The appetite comes into play in Solution Analysis, we try to discuss how much effort we are willing to put in this work and how complex it is to realize the solution from our perspectives.

The biggest portion of the Solution Analysis is extracting the sub-features and requirements on the mobile and web SDKs, the backend core, the dashboard, and the creative studio for content creation for our product Storyly. Requirements are functional (usually more technical) and design-related. To be on the same page with designers, we mostly include wireframes to visualize the feature. After the design team is ready with the UI/UX design, we put the design document here.

Storyly has multiple components and many user roles and permissions within the product. It has mobile and web SDKs with several versions supporting many platforms, therefore it is crucial not to break the experience for any of the users or their users on the mobile screens. To tackle the potential issues, we created a checklist that we include under Solution Analysis:

The Checklist
A bit simplified to make it commonly comprehensible.

  • Does this feature affect the earlier SDK versions end-users? How?
  • Does this feature affect the content Studio or the templates? How? Do we need to warn and inform the users visually?
  • Does this feature affect the interactive stickers used on our content?
  • Does this feature affect the existing users of the feature? Do we need migration? Do we need to contact the existing customers?
  • Is this feature accessible to all roles and permissions? Do we need extra permissions for this?
  • Do we need to update the Analytics or the Overview page (the home page for overall metrics)? Are there new metrics and events that we should present to users?
  • Do we need to track the users' behaviors regarding this feature?
  • Will this be a valid feature/improvement for web stories?
  • Does this feature affect app/instance/story group/story level?
  • Should we update the Terms of Use?
  • Should we update the Privacy Policy?
  • Should we update the landing page(s)?

Launch Plan. Storyly has various pricing plans that are highly based on the active users of our customers, and also their feature needs. Thus, we argue in which plan we should place this feature. Also, sometimes we launch closed betas with pilot customers; this is the section where we give customer names and estimated dates.

GTM Plan. We discuss the positioning and the messaging of the feature with our product marketing manager in this section.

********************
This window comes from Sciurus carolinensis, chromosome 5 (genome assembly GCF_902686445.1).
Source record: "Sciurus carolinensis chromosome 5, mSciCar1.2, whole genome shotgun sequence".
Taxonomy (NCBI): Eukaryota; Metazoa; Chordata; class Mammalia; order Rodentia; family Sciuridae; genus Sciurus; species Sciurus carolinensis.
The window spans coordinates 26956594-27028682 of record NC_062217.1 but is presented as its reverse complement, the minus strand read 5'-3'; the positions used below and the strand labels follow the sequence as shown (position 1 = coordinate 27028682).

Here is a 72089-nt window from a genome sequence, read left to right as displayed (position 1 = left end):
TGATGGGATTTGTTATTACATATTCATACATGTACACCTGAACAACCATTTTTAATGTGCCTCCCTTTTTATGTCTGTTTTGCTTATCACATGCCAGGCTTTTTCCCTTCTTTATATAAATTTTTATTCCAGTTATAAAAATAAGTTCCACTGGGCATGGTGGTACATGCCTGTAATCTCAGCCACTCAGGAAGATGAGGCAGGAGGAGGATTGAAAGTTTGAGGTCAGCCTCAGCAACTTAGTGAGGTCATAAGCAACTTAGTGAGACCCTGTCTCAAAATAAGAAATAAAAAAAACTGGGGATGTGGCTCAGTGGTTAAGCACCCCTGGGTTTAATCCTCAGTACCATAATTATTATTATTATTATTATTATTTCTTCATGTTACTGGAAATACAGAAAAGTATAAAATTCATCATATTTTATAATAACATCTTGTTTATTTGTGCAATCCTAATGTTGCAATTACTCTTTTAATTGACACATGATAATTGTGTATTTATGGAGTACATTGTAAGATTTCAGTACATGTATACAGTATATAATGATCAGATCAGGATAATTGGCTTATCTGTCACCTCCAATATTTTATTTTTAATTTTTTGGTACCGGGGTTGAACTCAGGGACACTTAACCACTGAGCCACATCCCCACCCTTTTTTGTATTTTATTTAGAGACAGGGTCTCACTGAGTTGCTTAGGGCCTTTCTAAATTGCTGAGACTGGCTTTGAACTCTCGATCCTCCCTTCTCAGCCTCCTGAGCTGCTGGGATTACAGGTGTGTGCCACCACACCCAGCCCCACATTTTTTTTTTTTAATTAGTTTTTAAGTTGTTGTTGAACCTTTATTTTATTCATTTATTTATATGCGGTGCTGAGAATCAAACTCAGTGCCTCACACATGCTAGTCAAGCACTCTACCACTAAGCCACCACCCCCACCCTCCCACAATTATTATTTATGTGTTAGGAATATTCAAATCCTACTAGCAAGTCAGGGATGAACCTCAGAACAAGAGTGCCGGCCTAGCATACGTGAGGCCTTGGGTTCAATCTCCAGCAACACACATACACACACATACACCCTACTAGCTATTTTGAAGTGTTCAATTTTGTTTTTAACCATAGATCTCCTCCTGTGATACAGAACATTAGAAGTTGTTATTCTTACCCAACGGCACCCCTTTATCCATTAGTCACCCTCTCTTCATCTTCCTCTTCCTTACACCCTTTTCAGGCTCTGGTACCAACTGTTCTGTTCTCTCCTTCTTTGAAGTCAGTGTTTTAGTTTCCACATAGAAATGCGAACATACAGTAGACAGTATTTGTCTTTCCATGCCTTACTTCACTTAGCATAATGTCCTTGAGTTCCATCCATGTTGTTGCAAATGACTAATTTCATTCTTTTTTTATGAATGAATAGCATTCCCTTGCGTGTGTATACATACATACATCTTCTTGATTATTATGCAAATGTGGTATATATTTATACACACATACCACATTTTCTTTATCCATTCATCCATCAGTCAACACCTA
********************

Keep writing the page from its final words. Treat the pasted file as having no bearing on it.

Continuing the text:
Every feature has a tier (from 1 to 4); and we announce them, educate the users, position, and do the messaging accordingly. Tier 1 features are the ones that will projectively affect the revenue the most, thus require more advanced marketing activities.

Rabbit Holes. Rabbit Holes is one of the most useful and simple parts of Basecamp’s Shape Up. We shout out the details and requirements that are particularly vital.

No-go’s. Generally, due to complexity or ambiguity about the use cases, we exclude things from our feature analyses. We discuss these here because we do not want to spend time on things that are hard to validate or vague. These are the things that are out of scope.

Onboarding & Feature Adoption. As the title is self-explanatory, we clarify how we should onboard the users. Emphasizing onboarding in analysis helps us not skip this while testing the feature after implementation. While planning the onboarding, we consider the experience for:

  • The existing users: the ones who will frequently use it, and the ones who will rarely use it.
  • The newcomers

Planned Phases. Usually, our features have the next steps that are not covered here because it is difficult and time-consuming to build or because we want to observe the first stage’s results first. If we plan to add new capabilities to the feature, we discuss them here.

When we need to prioritize the sub-divisions of the feature that is analyzed, we do it in this section too.

Appendix. We put all supplementary documents here.

Addendum. Occasionally we discover new information after publishing the analysis and add them here.

This approach helps us ship features without friction in communication for some time now. It might lack things, or need to be simplified in the future depending on our products and team structure. As always, any feedback is welcome. Reach me on Twitter @cansutet